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  • Writer's pictureLeela Kirloskar

A Slice of Holiday Alchemy

And above all, watch with glittering eyes the whole world around you because the greatest secrets are always hidden in the most unlikely places. Those who don’t believe in magic will never find it.  ~ Roald Dahl

As December approaches, dragonflies shimmer and zigzag over the lawn every morning, their wings glinting in the pale winter sunlight. Occasionally, one lands on the pink frangipani tree in front of me, its delicate profile akin to a tiny fairy, lingering long enough for a quick photograph to post on Instagram. It’s the festive season and for as long as I can remember, this time of year never fails to brighten up my home and with it, my soul. Around me, brass, copper and silver bowls and ornaments from Diwali make way for glittery bead mats, a profusion of candles and bright tablecloths and runners threaded with gold and silver. Orange marigold plants are sent out to be planted in the waiting earth and little pots of scarlet poinsettias appear in time for Christmas. Inside, vases of yellow chrysanthemums grace staircase corners, replacing twisty lights and earthen lamps. As one season of celebration makes way for the next, the mood lightens, silliness prevails and we wait for the children to come home, our holiday rituals of renewal weaving magic into empty nests.

My holiday memories are backlit with a sort of joyous chaos and movement, of painting rangoli in front of the house, cleaning cupboards, stocking up the kitchen, polishing silver, buying fresh flowers and planning menus. I had little boys and dogs underfoot even as we got the house ready for the season, their fingers and paws in the white paint, chocolate fudge and Christmas ornaments, an infectious energy that lit up the house. Over the years, spaces and places have changed, holiday rituals have become flexible and it takes more effort to gather as we do, across miles and continents. We make new memories over a spicy messy-to-eat crab curry or platter of barbecued pork chops and revisit old ones over a traditional meal of anna saaru on silver thalis complete with a dollop of fragrant ghee just the way the boys love it. As my older son reminded me the other day on his all too brief visit, home really is wherever we are. That’s the gift of the holiday season.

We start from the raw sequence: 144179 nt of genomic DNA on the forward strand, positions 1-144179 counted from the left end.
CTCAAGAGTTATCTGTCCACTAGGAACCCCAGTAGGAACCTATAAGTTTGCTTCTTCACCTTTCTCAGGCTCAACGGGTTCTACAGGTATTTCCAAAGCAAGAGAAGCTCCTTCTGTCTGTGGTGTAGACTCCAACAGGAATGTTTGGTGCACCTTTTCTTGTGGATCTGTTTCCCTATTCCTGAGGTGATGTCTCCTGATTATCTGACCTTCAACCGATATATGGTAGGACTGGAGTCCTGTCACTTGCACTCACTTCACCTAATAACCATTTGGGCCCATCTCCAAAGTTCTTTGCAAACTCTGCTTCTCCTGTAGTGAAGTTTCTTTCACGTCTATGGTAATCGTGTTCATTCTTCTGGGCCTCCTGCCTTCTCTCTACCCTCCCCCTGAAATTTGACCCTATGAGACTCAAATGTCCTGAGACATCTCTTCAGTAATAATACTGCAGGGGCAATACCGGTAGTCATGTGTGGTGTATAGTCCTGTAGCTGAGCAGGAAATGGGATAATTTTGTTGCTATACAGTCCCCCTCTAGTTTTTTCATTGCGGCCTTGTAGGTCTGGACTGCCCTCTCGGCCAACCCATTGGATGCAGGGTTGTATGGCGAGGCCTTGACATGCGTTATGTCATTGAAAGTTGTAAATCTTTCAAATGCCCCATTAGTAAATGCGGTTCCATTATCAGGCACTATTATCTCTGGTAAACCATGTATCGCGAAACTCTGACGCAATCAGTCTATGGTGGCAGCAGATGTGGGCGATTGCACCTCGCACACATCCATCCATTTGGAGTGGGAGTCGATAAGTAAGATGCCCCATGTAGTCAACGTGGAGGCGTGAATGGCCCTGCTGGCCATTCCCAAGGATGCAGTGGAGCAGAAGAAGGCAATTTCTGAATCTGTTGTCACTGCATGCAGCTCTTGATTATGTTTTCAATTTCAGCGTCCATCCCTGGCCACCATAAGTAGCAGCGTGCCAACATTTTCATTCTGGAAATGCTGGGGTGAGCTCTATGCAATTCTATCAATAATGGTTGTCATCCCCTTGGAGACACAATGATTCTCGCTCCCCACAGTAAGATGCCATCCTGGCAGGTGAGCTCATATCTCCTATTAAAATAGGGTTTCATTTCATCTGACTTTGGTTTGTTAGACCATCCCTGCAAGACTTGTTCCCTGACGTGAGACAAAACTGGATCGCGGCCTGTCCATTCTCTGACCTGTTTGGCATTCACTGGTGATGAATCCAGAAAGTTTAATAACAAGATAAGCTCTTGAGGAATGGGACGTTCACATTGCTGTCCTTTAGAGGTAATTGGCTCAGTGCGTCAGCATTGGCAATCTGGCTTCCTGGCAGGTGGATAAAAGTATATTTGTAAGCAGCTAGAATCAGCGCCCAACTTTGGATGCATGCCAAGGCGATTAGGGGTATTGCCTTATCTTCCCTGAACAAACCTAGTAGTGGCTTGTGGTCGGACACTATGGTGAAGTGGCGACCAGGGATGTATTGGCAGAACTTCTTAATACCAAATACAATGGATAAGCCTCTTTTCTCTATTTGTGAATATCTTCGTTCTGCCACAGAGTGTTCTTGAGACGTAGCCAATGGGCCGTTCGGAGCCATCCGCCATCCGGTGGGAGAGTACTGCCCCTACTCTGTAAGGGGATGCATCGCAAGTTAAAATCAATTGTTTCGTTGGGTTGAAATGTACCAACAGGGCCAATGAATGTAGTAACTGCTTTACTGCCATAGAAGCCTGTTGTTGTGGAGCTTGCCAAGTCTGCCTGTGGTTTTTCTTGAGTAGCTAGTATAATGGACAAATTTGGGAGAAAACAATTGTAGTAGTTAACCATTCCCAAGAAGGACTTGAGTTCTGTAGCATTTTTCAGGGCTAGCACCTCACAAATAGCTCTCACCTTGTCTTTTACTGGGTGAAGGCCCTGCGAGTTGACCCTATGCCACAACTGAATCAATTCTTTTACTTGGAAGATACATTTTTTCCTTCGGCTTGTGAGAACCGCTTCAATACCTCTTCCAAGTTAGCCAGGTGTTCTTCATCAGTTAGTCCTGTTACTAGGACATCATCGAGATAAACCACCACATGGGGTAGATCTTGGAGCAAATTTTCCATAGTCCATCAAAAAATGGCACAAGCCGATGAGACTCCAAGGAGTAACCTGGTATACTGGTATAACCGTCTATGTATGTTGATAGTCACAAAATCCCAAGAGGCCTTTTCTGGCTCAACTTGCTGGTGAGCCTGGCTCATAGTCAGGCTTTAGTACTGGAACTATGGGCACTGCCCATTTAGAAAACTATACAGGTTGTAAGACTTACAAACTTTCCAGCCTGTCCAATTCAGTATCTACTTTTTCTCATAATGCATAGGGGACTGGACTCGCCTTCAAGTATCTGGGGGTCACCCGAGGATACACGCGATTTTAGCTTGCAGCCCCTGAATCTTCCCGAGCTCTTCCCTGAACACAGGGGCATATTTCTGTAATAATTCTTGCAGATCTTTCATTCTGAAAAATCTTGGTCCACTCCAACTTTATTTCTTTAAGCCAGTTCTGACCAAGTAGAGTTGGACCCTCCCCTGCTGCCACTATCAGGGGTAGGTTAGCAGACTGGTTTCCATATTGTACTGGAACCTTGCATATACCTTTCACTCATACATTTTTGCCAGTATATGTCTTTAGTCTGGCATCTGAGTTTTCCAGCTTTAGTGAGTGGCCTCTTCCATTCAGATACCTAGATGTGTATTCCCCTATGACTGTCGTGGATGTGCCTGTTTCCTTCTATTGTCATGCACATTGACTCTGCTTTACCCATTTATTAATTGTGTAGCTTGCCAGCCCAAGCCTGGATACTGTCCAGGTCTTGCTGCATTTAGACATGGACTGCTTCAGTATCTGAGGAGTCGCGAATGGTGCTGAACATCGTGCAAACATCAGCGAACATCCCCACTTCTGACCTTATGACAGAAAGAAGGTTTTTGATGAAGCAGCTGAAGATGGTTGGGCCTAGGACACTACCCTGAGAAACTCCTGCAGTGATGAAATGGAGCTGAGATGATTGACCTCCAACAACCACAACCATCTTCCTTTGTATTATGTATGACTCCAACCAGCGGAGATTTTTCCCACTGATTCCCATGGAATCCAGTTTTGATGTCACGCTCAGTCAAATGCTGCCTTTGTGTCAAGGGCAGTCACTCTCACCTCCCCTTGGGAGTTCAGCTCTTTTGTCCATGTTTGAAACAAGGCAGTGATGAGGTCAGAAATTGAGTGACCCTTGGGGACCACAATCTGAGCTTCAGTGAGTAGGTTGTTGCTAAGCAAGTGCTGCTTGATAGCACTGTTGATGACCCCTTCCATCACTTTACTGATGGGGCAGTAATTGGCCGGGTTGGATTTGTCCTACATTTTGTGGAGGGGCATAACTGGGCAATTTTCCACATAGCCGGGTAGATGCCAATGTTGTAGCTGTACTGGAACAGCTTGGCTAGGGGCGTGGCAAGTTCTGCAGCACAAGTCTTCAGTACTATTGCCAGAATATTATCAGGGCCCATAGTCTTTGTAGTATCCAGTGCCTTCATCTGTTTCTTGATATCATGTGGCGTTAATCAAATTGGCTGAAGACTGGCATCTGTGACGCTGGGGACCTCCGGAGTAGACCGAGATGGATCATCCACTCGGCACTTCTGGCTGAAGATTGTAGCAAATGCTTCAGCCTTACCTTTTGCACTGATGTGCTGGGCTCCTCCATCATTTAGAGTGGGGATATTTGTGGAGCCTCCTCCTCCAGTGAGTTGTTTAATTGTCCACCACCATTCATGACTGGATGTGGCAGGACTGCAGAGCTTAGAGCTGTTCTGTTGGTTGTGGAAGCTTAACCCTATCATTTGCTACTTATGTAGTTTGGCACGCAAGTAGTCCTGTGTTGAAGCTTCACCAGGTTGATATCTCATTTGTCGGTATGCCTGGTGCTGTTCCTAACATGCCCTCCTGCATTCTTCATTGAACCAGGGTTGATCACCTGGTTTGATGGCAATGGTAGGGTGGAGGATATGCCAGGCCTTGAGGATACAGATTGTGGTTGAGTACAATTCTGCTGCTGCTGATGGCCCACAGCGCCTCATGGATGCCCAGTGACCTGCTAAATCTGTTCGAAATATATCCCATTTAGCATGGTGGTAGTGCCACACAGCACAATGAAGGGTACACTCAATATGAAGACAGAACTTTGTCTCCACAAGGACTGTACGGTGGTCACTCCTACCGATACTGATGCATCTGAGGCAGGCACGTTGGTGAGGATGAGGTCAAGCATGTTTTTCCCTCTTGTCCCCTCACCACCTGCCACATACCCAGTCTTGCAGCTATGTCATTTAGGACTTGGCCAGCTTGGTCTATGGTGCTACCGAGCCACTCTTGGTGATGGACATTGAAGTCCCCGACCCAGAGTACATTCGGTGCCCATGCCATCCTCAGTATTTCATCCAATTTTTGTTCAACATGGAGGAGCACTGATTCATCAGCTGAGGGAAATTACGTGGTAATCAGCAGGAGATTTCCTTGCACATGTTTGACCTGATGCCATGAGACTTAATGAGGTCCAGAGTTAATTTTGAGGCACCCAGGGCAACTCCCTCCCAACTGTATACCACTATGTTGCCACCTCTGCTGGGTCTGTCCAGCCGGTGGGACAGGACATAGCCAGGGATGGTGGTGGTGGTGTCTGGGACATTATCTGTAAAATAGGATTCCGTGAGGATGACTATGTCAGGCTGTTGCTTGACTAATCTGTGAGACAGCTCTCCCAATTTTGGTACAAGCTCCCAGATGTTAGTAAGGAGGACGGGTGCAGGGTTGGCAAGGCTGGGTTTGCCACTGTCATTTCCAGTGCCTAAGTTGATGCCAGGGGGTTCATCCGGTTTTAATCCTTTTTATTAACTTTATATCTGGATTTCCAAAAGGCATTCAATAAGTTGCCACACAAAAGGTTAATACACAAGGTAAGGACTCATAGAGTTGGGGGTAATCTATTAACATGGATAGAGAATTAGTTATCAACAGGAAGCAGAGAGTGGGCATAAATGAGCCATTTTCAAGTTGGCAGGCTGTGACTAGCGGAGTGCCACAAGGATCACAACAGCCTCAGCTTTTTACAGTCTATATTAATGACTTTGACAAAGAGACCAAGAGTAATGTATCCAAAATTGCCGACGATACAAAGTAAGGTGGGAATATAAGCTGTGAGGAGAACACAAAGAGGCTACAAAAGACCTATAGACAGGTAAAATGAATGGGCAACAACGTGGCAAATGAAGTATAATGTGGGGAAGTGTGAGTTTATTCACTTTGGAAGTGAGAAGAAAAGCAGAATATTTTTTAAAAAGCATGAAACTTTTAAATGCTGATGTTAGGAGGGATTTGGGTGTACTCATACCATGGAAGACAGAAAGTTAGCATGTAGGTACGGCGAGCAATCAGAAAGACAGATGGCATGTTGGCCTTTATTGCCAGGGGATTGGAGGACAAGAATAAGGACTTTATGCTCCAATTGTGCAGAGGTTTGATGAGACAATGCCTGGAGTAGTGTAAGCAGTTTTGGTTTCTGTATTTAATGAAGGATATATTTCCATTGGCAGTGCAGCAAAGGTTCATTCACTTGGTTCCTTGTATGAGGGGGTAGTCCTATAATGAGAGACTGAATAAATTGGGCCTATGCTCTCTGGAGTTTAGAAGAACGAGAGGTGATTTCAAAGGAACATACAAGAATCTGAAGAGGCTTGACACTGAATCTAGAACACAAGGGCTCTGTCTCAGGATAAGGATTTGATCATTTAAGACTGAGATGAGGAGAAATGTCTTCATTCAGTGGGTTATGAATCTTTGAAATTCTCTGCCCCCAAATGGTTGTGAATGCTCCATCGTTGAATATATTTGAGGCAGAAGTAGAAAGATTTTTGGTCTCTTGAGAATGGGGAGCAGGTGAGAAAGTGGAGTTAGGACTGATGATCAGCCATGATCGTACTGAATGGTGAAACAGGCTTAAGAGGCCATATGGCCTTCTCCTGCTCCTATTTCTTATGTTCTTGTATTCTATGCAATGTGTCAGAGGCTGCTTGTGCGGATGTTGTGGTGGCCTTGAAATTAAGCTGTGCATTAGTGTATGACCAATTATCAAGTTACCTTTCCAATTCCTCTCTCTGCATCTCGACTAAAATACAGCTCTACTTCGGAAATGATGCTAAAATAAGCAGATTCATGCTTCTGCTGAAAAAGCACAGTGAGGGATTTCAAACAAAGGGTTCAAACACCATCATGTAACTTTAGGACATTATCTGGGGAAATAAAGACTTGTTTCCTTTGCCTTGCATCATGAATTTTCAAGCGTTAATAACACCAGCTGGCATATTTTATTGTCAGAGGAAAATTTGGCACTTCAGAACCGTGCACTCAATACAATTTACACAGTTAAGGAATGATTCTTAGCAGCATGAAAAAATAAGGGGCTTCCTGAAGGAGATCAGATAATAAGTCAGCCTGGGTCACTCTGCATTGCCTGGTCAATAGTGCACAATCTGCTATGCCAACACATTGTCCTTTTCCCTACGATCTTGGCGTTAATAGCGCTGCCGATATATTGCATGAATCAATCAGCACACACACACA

If I go back in time, to other holidays spent at my grandparents’ home in Bangalore when we were children, it wasn’t so different. We always arrived to the bustle of kitchen activity getting ready for a horde of children over the summer. To snacks specially made for us, freshly roasted peanut and golden jaggery chikki piled high in steel boxes, fiery rings of kodbole and chakli, and my favourite coconut halbai. We went to drive-in movies, wandered around Cubbon Park and joined the adults in afternoon chatter every Saturday, after the enormous weekly family lunch where everyone was invited and which only got more elaborate during the festive season. When I lean back to feel this lineage, the way I’ve been taught to this year in my systemic constellation work, I feel a wealth of gratitude. For it was through these gatherings in my mother’s line, that I learnt how to create my own rituals and pass on my own stories. Where I learned about the effort it takes to make the magic that resonates along another generation.

Last year, a little brown paper packet of shiny glass marbles tumbled out of a Christmas cracker during a family dinner, and a host of tender memories followed. Of two little boys cycling into the village that used to be this neighbourhood to buy marbles; of watching them ride through red dust and sometimes, rain, with so much excitement and anticipation. When I showed them to my younger son, his eyes lit up, while mine teared. And so this piece of writing was born, on the back of that memory, to celebrate some of the holiday magic ahead of us.

Really, all it takes is a little bit of faith, trust and pixie dust. Happy Holidays.

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